S6 bend test

Samsung Respond To Galaxy S6 Edge Bend Test And Offers Instructions For Follow-Up Test

April 6, 2015 - Written By John Anon

As well as being the year of many interesting new techs and platforms like Android Wear, Android Auto and Android TV, last year was also the year of the ‘bendables’. More affectionately known as #bendgate. This all began when the iPhone 6 Plus was put through some various bending tests to see how much pressure the device could handle, after earlier reports that the iPhone 6 was bending in pockets and so on. Well, if anyone thought that bendgate would end with the iPhone 6 then that would have been a mistake. With last month seeing the launch of one of this year’s biggest and most wanted smartphones, the Samsung Galaxy S6 (and Galaxy S6 Edge), it was only a matter of time before the S6’s got put through their bending test.

This is exactly what happened a few days ago when extended warranty service provider SquareTrade put the device through the bending mills. If you missed the earlier results, then it seems the Galaxy S6 Edge tended to begin seeing the effects of bending round about the same pressure level as the iPhone 6. Most notably though, the results showed the S6 Edge would completely break at a lower level of pressure than the iPhone 6 did.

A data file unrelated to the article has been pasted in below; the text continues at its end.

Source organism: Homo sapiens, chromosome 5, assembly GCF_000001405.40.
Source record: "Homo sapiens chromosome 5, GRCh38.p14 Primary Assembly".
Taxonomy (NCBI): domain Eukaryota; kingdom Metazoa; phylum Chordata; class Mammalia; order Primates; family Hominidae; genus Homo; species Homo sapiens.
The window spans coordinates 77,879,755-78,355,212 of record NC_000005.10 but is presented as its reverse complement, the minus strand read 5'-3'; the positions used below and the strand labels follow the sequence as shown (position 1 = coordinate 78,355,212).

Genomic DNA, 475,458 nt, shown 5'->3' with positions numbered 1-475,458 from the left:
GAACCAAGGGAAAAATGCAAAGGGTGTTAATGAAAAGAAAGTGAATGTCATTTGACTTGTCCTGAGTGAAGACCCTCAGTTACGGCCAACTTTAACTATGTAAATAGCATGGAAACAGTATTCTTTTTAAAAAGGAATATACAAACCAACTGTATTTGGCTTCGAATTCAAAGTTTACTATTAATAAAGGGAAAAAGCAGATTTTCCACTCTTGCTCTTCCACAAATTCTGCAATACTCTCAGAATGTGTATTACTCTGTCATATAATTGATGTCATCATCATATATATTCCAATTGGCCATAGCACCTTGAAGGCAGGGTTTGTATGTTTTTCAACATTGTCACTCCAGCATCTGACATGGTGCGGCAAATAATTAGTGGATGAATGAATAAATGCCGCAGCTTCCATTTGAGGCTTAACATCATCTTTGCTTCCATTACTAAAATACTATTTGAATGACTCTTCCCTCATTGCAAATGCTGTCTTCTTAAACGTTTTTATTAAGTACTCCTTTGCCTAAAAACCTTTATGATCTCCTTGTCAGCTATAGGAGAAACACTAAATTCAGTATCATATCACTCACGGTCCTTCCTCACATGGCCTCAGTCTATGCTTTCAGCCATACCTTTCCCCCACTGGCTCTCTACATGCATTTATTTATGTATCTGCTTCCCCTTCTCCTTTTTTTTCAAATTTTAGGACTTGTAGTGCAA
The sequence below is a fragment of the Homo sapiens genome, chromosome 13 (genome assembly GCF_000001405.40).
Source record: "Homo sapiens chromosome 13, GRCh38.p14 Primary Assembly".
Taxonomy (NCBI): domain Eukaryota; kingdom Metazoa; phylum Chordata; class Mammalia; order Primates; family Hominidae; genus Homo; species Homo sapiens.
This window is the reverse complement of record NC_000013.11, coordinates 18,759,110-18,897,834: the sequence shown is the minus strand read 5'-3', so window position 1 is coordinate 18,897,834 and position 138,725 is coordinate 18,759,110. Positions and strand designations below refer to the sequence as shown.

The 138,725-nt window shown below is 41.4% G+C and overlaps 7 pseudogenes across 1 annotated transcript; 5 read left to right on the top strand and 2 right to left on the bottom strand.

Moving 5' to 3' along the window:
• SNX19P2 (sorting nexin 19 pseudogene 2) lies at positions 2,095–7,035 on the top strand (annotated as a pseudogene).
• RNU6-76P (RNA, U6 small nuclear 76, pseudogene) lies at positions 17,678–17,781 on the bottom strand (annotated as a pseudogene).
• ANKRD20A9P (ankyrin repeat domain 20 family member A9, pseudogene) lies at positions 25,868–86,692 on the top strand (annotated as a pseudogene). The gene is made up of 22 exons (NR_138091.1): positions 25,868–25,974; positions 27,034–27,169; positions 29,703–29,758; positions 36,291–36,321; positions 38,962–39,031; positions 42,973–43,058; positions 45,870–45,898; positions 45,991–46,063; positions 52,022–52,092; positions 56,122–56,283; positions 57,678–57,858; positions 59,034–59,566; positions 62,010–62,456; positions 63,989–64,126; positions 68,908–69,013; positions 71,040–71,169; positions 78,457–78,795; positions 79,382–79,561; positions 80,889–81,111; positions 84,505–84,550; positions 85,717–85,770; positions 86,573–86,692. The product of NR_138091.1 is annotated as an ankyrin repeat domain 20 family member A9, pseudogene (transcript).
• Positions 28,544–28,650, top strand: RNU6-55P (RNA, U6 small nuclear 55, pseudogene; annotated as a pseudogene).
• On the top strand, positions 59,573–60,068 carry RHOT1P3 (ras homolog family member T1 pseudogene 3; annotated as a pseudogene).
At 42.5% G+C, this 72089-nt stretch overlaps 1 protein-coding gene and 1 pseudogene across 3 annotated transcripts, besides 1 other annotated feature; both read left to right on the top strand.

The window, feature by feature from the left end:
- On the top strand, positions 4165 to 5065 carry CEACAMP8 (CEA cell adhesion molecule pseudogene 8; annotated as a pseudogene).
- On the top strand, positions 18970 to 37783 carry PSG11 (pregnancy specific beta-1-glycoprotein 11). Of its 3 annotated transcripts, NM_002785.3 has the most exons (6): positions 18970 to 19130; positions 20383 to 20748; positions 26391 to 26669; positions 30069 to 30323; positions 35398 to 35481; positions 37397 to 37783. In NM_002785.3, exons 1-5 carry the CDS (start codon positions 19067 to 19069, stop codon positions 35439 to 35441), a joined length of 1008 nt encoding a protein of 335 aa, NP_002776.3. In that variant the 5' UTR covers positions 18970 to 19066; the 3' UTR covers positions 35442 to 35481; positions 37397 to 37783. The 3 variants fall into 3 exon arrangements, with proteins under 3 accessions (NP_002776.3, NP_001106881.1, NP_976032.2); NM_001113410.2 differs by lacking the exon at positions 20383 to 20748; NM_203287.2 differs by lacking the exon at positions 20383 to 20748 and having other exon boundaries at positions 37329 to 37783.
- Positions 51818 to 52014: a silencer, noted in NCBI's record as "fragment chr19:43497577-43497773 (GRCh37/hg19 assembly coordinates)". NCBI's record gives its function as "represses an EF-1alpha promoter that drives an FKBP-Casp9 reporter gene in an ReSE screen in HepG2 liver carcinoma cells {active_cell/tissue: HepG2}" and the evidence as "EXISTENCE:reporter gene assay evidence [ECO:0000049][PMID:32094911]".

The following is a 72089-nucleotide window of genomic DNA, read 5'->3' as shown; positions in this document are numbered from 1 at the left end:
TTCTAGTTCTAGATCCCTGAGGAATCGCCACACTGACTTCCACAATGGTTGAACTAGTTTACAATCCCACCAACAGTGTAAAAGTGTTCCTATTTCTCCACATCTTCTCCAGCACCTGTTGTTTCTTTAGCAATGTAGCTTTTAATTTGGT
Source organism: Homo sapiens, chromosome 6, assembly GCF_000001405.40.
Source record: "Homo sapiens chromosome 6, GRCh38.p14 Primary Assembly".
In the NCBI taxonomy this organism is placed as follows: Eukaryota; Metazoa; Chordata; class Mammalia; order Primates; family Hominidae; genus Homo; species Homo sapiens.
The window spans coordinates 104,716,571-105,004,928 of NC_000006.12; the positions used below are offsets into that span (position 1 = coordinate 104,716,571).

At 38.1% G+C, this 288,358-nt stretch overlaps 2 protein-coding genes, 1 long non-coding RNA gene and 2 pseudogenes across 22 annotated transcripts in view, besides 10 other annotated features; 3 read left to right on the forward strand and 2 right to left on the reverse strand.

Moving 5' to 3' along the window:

Well, Samsung are not one to let such results go unspoken of, or not responded to. And this is exactly what has occurred this morning with Samsung releasing a statement (source link below) on the video and essentially asking for the test to be retaken and the results made public. In the statement, Samsung state that although the video showed the S6 Edge bending after 110lbf (pound force), the average user exerts only roughly half of that level of force (66lbf) and therefore, the test represented a condition “which rarely occurs under normal circumstances“. Secondly, Samsung notes that the test conducted by SquareTrade only recorded the strength (or bending/breaking point) of the front side of the device. Samsung state that as devices see the same level of pressure on both the front and back sides (and devices differ in their back capacity in the same way as they do with their front side), the test should be retaken with both back and front measurements recorded. Samsung finished up their statement by offering a video showing how they three-point bend test the Galaxy S6 Edge. You can see the video for yourself by clicking play below.